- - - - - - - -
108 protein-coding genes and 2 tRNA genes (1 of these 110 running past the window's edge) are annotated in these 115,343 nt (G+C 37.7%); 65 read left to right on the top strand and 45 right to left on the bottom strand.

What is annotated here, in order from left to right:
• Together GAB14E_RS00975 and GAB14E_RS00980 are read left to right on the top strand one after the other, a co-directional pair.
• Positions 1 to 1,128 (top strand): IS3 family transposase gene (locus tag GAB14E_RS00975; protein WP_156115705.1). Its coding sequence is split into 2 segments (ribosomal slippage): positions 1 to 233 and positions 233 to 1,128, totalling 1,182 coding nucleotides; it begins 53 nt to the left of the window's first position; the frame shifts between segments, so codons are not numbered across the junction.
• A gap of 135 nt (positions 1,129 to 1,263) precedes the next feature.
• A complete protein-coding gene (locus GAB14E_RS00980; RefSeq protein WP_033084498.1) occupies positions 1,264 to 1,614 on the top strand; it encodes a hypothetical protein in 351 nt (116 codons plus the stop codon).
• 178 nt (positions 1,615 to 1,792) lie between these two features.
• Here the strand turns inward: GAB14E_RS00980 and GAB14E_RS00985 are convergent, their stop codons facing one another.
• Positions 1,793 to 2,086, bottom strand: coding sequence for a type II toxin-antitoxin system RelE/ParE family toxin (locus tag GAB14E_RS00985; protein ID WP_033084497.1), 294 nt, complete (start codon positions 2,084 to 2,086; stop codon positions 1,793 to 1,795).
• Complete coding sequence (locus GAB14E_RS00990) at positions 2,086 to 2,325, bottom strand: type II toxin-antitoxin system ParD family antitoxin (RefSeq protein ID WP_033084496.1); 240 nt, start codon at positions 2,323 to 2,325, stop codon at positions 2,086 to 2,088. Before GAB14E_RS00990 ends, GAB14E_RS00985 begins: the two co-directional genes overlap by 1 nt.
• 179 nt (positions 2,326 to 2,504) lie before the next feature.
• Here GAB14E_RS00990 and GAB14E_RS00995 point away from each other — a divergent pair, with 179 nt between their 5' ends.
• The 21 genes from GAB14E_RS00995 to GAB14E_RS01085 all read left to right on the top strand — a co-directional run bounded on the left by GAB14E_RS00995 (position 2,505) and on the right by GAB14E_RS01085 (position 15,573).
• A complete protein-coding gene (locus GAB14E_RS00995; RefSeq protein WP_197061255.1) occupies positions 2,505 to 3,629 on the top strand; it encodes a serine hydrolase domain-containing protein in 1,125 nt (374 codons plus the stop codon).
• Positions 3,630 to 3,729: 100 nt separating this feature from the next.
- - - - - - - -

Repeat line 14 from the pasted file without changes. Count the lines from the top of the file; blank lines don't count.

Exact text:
• A complete protein-coding gene (locus GAB14E_RS00995; RefSeq protein WP_197061255.1) occupies positions 2,505 to 3,629 on the top strand; it encodes a serine hydrolase domain-containing protein in 1,125 nt (374 codons plus the stop codon).